Juliana v. United States

Latest Youth Climate Lawsuit Filed Against 33 European Countries Over Human Rights

Read time: 7 mins
Youth plaintiffs (and siblings) Sophia and Andre of Lisbon, Portugal.

Six young people from Portugal have filed an unprecedented climate change lawsuit against almost all of Europe, targeting 33 European nations for failing to take adequate action on the climate crisis that they say threatens their human rights.

It is the latest in a series of legal actions brought by young people around the world demanding urgent climate action to protect their fundamental rights and safeguard their futures.

Why Public Health Experts Support These Youth Suing the US Government Over Climate Change

Read time: 5 mins
protesters at a "die-in" at COP25

Leading experts in the medical community, including two former U.S. Surgeons General, recently filed supporting briefs backing a youth climate lawsuit against the federal government because, like the current coronavirus pandemic, the climate crisis poses “unprecedented threats to public health and safety.”

California Communities Argue Their Climate Liability Suits Are Based on Fossil Fuel Disinformation Campaigns

Read time: 6 mins
Increased sea level and storm surge impact roads and trails at Golden Gate National Recreation Area.

In back-to-back hearings before the Ninth Circuit Court of Appeals Wednesday, lawyers representing California cities and counties suing fossil fuel companies over localized climate impacts argued their cases are based on the companies’ alleged campaigns of deception around climate science that downplayed the danger of their products.

Opposing arguments by an attorney representing Chevron as well as a Department of Justice lawyer failed to defend against this core allegation, and instead claimed that global warming broadly is an issue of federal concern that requires federal rather than state court jurisdiction.

Judges Point Dismissed Youth Climate Plaintiffs to Political System Corrupted by Fossil Fuel Cash

Read time: 9 mins
Youth climate justice protest in Minnesota

When a pair of Ninth Circuit Court judges ordered dismissal of a landmark youth climate change lawsuit last week, they concluded that the U.S. government may be harming the nation’s youth through its fossil fuel-based energy policy, but that courts cannot stop that harm. “Rather, the plaintiffs’ impressive case for redress must be presented to the political branches of government,” Judge Andrew Hurwitz wrote in a split 2-1 decision dismissing Juliana v. United States.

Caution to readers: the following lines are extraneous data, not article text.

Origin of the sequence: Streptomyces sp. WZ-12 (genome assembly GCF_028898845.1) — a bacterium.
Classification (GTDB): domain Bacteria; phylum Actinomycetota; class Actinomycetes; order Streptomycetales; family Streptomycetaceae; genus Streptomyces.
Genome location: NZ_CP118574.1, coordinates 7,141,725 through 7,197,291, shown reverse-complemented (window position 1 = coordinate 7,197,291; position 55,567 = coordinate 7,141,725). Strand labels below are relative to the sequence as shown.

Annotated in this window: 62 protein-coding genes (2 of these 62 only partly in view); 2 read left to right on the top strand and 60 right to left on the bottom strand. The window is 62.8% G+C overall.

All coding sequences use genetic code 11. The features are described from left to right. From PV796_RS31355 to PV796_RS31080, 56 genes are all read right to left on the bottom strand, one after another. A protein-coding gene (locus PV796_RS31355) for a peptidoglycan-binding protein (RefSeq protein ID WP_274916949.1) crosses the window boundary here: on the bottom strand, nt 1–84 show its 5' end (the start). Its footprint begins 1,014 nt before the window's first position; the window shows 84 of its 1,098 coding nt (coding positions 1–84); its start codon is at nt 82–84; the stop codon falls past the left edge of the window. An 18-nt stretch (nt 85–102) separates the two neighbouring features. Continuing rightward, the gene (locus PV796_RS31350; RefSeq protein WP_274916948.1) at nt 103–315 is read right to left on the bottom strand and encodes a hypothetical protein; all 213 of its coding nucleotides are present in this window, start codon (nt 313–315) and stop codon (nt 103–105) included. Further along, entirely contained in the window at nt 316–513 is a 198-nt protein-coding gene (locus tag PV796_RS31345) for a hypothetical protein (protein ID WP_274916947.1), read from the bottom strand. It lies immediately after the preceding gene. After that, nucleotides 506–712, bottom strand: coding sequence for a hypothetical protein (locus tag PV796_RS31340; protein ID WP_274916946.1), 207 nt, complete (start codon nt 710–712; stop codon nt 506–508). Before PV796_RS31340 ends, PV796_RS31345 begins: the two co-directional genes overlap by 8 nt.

The decision to dismiss Juliana without a trial raises troubling implications about the state of America’s constitutional democracy and the role that courts can play in harming, rather than protecting, the public interest, according to legal and scientific experts.

In Oregon and Five Other States, Youth Are Making Legal Cases for Climate Action

Read time: 5 mins
Youth vs. Gov climate lawsuit rally

The Oregon Supreme Court heard arguments Wednesday, November 13 to decide the fate of one of a half dozen state-level climate lawsuits filed on behalf of American youth. The plaintiffs in the Oregon case, appealing a state appellate court decision in January, charge that the state has a public trust obligation to protect the atmosphere on behalf of future generations.

Trump Admin Argues No Constitutional Right to a Safe Climate Two Years After Ditching Paris Accord

Read time: 5 mins
Texas National Guard carrying young girl through floodwaters in Texas in 2016

Almost exactly two years after President Trump announced his plans to withdraw from the Paris climate accord, a groundbreaking youth climate change lawsuit challenging the federal government’s promotion of fossil fuel energy was back in court for a long-awaited hearing. Before a three-judge panel in the Ninth Circuit Court of Appeals, the Trump administration, which has tried numerous times to derail the suit, argued that the case is an “attack on the Constitution” and that there is no right to a stable climate system capable of sustaining human life.

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